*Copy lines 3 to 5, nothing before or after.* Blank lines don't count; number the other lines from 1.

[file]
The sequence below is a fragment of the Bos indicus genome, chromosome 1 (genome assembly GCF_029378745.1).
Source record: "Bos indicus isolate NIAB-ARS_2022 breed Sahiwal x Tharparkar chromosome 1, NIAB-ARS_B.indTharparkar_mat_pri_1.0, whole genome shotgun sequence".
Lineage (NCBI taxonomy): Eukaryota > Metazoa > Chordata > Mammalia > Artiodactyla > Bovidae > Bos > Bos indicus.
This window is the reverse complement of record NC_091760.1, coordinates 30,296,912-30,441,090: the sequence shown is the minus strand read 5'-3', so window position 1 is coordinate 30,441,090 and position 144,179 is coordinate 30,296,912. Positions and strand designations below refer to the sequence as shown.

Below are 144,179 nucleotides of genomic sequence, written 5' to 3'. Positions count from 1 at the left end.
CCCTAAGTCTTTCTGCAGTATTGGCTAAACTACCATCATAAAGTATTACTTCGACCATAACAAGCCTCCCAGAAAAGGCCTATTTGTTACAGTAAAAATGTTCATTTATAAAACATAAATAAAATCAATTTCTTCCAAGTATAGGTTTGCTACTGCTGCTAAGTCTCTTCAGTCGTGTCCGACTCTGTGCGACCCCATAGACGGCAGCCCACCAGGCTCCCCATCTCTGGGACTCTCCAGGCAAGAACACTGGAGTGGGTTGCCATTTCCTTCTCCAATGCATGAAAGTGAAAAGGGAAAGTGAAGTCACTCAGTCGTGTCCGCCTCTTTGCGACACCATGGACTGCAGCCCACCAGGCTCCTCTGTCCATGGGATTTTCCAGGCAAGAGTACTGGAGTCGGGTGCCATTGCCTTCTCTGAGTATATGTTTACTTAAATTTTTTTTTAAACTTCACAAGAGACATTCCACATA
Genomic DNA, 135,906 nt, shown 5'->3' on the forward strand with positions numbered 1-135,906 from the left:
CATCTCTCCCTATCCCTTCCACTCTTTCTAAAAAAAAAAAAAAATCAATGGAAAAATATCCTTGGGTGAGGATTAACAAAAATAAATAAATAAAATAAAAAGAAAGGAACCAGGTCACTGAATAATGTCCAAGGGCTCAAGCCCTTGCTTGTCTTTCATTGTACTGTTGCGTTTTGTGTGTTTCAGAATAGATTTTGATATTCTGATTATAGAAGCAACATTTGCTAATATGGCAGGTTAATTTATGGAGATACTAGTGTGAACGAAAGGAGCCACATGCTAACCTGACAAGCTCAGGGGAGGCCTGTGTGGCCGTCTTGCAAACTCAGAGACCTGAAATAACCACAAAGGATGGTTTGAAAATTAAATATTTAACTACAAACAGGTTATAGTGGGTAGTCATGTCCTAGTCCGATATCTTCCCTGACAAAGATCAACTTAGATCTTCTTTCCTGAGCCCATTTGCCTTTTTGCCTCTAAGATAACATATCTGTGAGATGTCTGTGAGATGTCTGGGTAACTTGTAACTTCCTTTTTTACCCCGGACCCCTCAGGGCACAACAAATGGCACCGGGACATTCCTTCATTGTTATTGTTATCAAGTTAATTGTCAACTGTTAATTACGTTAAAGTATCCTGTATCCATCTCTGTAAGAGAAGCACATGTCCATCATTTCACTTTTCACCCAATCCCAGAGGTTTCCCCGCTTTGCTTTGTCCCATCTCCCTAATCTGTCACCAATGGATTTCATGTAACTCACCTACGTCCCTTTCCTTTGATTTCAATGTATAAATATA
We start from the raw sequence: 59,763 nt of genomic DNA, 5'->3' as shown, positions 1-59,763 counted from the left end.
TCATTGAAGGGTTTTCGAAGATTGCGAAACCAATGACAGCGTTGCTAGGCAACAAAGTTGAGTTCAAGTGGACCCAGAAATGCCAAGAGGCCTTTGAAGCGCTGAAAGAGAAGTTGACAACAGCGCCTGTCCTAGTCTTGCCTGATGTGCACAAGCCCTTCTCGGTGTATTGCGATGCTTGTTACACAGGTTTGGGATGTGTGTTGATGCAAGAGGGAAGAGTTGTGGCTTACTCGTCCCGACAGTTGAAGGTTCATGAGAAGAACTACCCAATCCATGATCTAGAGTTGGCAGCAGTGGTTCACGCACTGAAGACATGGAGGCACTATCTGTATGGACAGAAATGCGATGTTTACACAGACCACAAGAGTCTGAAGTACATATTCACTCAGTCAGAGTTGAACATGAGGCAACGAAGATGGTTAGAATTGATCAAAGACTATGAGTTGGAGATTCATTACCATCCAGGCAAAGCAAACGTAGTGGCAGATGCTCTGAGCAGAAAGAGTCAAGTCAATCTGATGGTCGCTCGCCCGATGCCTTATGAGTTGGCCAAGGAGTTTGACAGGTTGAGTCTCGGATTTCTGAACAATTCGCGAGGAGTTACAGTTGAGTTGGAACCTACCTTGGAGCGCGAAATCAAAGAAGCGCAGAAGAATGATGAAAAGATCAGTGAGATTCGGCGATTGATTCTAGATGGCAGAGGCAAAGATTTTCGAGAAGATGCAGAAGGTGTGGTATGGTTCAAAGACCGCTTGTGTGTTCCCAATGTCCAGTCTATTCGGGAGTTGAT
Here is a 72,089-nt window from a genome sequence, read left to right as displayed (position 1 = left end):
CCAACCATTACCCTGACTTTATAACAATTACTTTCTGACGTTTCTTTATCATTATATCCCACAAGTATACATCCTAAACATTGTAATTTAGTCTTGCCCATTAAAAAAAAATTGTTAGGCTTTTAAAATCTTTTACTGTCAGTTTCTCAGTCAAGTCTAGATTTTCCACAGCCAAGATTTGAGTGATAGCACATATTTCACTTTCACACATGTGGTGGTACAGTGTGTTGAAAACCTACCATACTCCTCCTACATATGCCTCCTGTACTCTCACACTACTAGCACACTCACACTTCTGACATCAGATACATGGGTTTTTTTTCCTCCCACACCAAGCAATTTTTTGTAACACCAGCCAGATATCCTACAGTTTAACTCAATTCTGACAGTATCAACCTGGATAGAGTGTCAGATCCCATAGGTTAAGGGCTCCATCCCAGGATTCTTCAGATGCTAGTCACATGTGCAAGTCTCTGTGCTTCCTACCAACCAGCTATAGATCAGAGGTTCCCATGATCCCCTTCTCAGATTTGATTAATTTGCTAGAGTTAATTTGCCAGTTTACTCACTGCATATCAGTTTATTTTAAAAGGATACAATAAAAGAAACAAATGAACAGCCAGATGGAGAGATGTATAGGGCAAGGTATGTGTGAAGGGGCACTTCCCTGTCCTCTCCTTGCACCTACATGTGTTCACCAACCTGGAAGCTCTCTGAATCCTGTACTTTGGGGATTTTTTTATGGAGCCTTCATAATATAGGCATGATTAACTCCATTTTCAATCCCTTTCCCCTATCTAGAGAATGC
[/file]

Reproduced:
Lineage (NCBI taxonomy): Eukaryota > Metazoa > Chordata > Mammalia > Artiodactyla > Bovidae > Bos > Bos indicus.
This window is the reverse complement of record NC_091760.1, coordinates 30,296,912-30,441,090: the sequence shown is the minus strand read 5'-3', so window position 1 is coordinate 30,441,090 and position 144,179 is coordinate 30,296,912. Positions and strand designations below refer to the sequence as shown.

Below are 144,179 nucleotides of genomic sequence, written 5' to 3'. Positions count from 1 at the left end.